Motivation: One of the major features of genomic DNA sequences, distinguishing them from texts in most spoken or artificial languages, is their high repetitiveness. Variation in the repetitiveness of genomic texts reflects the presence and density of different biologically important messages. Thus, deviation from an expected number of repeats in both directions indicates a possible presence of a biological signal. Linguistic complexity corresponds to repetitiveness of a genomic text, and potential regulatory sites may be discovered through construction of typical patterns of complexity distribution. Results: We developed software for fast calculation of linguistic sequence complexity of DNA sequences. Our program utilizes suffix trees to compute the number of subwords present in genomic sequences, thereby allowing calculation of linguistic complexity in time linear in genome size. The measure of linguistic complexity was applied to the complete genome of Haemophilus influenzae. Maps of complexity along the entire genome were obtained using sliding windows of 40, 100, and 2000 nucleotides. This approach provided an efficient way to detect simple sequence repeats in this genome. In addition, local profiles of complexity distribution around the starts of translation were constructed for 21 complete prokaryotic genomes. We hypothesize that complexity profiles correspond to evolutionary relationships between organisms. We found principal differences in profiles of the GC-rich and other (non-GC-rich) genomes. We also found characteristic differences in profiles of AT genomes, which probably reflect individual species variations in translational regulation.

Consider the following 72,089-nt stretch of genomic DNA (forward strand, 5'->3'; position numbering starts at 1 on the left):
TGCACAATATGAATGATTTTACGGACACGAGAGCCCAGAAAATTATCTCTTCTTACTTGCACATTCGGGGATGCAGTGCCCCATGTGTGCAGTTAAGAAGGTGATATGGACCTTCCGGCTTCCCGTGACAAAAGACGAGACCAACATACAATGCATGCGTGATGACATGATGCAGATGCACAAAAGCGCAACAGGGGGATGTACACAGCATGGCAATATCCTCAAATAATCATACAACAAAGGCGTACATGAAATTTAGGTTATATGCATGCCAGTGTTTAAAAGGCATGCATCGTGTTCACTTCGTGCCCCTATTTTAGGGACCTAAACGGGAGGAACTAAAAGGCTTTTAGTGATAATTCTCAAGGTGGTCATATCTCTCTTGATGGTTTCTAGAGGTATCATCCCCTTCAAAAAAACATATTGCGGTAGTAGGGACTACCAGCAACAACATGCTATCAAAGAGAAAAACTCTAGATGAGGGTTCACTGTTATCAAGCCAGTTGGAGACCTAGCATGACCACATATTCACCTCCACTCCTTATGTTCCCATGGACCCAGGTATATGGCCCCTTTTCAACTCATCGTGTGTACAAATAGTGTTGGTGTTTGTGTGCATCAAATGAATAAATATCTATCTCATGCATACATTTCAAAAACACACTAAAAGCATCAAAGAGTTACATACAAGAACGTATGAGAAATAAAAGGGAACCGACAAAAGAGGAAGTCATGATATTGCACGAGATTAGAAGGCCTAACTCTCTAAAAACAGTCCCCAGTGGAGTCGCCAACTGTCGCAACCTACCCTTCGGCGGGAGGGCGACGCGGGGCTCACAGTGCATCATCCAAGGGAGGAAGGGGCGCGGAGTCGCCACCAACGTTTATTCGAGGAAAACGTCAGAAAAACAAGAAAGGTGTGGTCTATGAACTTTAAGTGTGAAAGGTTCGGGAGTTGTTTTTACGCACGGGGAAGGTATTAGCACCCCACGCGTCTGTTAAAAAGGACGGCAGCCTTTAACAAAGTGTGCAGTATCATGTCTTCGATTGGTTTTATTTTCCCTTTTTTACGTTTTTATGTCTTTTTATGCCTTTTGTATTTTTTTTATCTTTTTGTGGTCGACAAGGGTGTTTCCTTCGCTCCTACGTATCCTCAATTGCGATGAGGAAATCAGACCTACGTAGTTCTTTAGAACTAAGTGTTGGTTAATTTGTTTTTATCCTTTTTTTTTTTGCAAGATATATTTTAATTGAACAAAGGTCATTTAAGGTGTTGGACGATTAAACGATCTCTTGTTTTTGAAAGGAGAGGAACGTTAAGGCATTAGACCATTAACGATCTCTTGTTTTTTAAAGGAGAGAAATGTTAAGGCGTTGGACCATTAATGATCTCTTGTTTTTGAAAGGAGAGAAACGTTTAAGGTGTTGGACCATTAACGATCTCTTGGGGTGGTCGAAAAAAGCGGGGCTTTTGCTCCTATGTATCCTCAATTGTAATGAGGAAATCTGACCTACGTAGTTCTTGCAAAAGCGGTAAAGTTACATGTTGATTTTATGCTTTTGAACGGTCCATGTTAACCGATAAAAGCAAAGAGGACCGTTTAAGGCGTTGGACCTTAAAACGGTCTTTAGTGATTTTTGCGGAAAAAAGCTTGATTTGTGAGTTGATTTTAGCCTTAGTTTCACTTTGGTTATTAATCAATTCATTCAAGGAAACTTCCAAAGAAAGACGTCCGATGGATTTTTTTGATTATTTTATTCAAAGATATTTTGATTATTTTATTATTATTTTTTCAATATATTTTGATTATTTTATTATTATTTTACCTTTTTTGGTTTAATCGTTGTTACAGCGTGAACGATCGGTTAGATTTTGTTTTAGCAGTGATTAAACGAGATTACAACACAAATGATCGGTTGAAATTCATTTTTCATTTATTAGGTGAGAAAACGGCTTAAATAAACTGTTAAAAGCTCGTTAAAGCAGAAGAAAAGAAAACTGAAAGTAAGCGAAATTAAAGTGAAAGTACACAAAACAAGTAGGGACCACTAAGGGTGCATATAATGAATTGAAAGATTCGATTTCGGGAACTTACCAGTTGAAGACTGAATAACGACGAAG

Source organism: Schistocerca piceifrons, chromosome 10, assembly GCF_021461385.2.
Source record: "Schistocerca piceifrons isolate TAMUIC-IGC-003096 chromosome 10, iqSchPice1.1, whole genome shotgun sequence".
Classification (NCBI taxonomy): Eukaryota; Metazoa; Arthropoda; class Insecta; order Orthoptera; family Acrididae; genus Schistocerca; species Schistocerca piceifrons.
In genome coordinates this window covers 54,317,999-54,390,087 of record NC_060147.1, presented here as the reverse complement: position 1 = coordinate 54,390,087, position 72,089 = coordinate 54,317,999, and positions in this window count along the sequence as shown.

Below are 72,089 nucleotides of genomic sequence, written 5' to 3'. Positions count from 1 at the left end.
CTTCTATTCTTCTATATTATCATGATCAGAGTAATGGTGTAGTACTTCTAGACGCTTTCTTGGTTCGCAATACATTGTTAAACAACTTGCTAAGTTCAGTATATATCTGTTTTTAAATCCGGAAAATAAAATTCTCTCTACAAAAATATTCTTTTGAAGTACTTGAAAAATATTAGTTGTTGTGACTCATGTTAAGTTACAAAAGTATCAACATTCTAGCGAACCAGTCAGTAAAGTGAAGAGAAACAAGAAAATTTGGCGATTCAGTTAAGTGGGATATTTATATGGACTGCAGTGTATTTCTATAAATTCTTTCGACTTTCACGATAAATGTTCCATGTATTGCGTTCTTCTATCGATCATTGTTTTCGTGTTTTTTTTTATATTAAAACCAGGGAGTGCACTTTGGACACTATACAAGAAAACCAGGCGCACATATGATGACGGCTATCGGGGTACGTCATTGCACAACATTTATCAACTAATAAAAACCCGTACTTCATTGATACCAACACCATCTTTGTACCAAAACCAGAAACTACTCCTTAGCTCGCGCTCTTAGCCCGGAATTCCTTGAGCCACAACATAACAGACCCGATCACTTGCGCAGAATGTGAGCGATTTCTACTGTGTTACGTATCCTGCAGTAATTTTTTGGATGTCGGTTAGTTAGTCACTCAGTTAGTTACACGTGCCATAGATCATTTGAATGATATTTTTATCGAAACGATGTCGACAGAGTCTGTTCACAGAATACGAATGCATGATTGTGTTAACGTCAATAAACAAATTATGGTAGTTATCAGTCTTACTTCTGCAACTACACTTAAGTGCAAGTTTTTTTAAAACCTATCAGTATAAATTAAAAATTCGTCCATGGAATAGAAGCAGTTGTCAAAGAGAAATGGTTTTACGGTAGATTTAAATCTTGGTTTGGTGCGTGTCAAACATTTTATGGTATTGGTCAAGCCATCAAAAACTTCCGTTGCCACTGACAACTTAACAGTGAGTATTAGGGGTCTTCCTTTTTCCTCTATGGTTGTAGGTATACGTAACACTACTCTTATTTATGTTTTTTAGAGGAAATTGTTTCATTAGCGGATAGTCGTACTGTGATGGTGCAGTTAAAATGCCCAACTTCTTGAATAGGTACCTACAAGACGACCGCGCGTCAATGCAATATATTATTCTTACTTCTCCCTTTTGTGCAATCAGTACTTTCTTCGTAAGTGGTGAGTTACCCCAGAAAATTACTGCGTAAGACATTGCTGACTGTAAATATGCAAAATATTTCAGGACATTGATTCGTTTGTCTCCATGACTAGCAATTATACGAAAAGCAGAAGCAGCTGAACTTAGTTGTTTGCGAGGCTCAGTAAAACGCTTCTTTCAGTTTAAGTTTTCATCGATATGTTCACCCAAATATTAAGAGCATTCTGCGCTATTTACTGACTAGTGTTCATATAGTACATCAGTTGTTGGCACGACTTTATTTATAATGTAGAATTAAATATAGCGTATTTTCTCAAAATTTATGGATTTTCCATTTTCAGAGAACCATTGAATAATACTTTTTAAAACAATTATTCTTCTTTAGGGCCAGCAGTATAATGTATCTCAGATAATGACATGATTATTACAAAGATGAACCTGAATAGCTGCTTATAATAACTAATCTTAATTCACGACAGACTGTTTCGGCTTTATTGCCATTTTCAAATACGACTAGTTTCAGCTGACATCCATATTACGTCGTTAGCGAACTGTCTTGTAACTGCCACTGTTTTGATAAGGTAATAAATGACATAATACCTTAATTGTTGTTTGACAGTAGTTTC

All Science Journal Classification (ASJC) codes
- Statistics and Probability
- Molecular Biology
- Computer Science Applications
- Computational Theory and Mathematics
- Computational Mathematics